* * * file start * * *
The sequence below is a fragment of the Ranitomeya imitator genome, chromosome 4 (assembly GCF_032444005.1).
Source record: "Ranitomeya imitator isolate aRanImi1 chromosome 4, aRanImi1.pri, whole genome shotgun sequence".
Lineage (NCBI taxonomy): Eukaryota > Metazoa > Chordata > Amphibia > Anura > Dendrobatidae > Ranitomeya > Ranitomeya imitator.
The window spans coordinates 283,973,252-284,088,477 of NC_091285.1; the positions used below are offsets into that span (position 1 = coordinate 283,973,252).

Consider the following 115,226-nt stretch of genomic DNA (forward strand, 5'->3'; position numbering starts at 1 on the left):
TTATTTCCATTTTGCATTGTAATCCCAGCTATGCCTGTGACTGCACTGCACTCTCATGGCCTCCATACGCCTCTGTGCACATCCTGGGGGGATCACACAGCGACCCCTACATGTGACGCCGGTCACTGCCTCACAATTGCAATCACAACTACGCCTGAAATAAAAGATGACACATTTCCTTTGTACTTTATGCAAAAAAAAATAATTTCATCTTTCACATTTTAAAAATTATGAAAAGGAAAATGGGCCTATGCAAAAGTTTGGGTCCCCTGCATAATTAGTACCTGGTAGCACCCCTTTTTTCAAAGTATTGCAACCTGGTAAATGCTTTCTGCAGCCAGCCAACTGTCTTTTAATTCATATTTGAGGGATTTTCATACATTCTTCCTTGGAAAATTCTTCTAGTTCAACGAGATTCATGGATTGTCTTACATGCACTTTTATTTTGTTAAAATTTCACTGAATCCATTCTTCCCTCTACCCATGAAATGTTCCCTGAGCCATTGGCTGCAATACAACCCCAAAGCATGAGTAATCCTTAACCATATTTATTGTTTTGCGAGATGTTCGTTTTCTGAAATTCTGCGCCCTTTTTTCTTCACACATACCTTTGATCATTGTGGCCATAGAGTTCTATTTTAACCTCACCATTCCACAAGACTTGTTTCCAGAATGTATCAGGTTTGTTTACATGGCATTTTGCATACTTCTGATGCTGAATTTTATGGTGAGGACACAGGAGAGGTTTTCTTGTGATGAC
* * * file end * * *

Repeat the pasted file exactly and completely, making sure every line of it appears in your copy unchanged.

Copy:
The sequence below is a fragment of the Ranitomeya imitator genome, chromosome 4 (assembly GCF_032444005.1).
Source record: "Ranitomeya imitator isolate aRanImi1 chromosome 4, aRanImi1.pri, whole genome shotgun sequence".
Lineage (NCBI taxonomy): Eukaryota > Metazoa > Chordata > Amphibia > Anura > Dendrobatidae > Ranitomeya > Ranitomeya imitator.
The window spans coordinates 283,973,252-284,088,477 of NC_091285.1; the positions used below are offsets into that span (position 1 = coordinate 283,973,252).

Consider the following 115,226-nt stretch of genomic DNA (forward strand, 5'->3'; position numbering starts at 1 on the left):
TTATTTCCATTTTGCATTGTAATCCCAGCTATGCCTGTGACTGCACTGCACTCTCATGGCCTCCATACGCCTCTGTGCACATCCTGGGGGGATCACACAGCGACCCCTACATGTGACGCCGGTCACTGCCTCACAATTGCAATCACAACTACGCCTGAAATAAAAGATGACACATTTCCTTTGTACTTTATGCAAAAAAAAATAATTTCATCTTTCACATTTTAAAAATTATGAAAAGGAAAATGGGCCTATGCAAAAGTTTGGGTCCCCTGCATAATTAGTACCTGGTAGCACCCCTTTTTTCAAAGTATTGCAACCTGGTAAATGCTTTCTGCAGCCAGCCAACTGTCTTTTAATTCATATTTGAGGGATTTTCATACATTCTTCCTTGGAAAATTCTTCTAGTTCAACGAGATTCATGGATTGTCTTACATGCACTTTTATTTTGTTAAAATTTCACTGAATCCATTCTTCCCTCTACCCATGAAATGTTCCCTGAGCCATTGGCTGCAATACAACCCCAAAGCATGAGTAATCCTTAACCATATTTATTGTTTTGCGAGATGTTCGTTTTCTGAAATTCTGCGCCCTTTTTTCTTCACACATACCTTTGATCATTGTGGCCATAGAGTTCTATTTTAACCTCACCATTCCACAAGACTTGTTTCCAGAATGTATCAGGTTTGTTTACATGGCATTTTGCATACTTCTGATGCTGAATTTTATGGTGAGGACACAGGAGAGGTTTTCTTGTGATGAC